So, I will continue to enjoy drinking Cuba Libre’s with authentic Cuban Bacardi Rum in the United States, while Cubans continue drinking Mojitos with Havana Club Rum at La Bodeguita del Medio Restaurant in Old Havana.


4 comments to The Meaning of José Martí

  • Mr. Mojito

    Nice essay.

    Like you I have wondered how long it will take for the Cubans on the island to be compatable with those "yanqui gusanos" who return once freedom returns to the island. 60 years of indocrination doesn't end overnight. Hell there are older Russians who want the Soviet Union to return still. I fear that Marxism might have damaged a part of the Cuban consciousness of those on the island, and it might be their childrens-children who grow up in a capitalist Cuba who really return the island to its former glory.

  • Jorge Ponce

    Mr. Mojito, although we have not met before, I'm assuming that you drink your mojitos with authentic Cuban Bacardi Rum.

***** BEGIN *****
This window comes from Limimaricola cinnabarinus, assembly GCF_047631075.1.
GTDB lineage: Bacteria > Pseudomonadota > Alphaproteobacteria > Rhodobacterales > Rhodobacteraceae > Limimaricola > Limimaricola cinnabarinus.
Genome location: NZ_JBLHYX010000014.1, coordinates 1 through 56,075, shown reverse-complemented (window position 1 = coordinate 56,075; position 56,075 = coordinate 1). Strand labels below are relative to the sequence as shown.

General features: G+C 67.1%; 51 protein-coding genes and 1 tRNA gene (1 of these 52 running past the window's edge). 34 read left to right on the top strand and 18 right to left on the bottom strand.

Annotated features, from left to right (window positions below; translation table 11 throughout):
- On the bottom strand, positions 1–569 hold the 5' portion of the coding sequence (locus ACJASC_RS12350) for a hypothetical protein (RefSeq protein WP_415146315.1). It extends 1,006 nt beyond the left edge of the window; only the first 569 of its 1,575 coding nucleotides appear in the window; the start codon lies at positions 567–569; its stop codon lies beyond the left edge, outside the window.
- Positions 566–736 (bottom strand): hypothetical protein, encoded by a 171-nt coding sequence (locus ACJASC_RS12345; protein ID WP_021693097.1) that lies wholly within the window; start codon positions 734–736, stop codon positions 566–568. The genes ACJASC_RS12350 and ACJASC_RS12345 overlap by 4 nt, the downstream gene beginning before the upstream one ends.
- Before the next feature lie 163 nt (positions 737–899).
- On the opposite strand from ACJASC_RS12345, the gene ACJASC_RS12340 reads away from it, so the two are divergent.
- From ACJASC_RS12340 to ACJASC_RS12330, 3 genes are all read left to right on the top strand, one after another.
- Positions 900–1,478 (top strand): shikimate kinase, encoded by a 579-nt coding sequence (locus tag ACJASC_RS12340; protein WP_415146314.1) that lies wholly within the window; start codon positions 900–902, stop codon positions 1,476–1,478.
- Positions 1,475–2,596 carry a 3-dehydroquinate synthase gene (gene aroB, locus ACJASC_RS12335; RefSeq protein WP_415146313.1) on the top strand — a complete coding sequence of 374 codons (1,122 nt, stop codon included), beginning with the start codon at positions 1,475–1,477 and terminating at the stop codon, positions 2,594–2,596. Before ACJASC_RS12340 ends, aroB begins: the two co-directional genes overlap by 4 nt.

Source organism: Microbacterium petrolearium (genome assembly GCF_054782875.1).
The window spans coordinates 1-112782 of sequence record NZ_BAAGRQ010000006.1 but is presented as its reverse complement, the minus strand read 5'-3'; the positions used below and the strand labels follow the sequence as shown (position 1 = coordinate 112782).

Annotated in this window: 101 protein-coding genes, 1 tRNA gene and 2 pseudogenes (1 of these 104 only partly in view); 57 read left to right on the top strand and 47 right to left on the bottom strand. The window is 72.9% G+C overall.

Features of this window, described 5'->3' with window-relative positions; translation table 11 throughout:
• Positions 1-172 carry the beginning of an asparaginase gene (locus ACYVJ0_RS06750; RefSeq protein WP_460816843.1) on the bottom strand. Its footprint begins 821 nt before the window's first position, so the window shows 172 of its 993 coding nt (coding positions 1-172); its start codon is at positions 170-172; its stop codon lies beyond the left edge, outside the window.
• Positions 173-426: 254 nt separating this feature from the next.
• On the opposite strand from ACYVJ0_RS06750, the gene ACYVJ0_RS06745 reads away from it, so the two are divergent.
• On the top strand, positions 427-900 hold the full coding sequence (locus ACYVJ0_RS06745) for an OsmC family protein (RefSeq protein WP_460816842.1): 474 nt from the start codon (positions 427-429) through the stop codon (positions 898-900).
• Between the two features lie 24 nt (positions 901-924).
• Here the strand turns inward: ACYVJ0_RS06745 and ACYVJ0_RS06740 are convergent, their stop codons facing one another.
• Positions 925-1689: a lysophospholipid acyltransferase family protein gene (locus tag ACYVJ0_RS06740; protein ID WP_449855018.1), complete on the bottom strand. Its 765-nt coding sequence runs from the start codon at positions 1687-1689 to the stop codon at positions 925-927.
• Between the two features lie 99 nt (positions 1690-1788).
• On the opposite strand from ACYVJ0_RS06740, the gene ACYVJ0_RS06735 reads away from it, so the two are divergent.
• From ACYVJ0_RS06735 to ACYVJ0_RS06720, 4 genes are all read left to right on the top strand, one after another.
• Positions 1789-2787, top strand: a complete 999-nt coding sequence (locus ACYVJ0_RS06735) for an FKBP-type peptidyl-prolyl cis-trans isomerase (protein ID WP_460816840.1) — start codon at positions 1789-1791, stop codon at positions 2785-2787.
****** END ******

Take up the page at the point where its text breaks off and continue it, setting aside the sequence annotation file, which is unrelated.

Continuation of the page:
• FreedomForCuba

    Yes indeed, 60 years of indoctrination won't end overnight...

    I'm afraid that Cuba will never be the same after the Castros leave the scene because for the most part (barring a few exceptions) they have destroyed the Cuban people's soul.

    It'll take a miracle from God to return Cuba to a resemblance of its former glory. I'll afraid if it'll ever happen we'll all be dead by that time.

    And never mind Cuba, the cruel reality is to look at where the United States is today taken by Obama, the Democrats and the liberal elites; at the edge of the abyss and hanging by a thread as a product of lefty indoctrination in academia and the MSM.

    The truth is that whichever country embraces Marxism/Socialism policies in any way, shape or form, it ends up in the deep abyss.

  • Mr. Mojito

    Jorge Ponce, I'm not sure if you're kidding or what you even mean - but I don't consume any products made on the island plantation of my birth.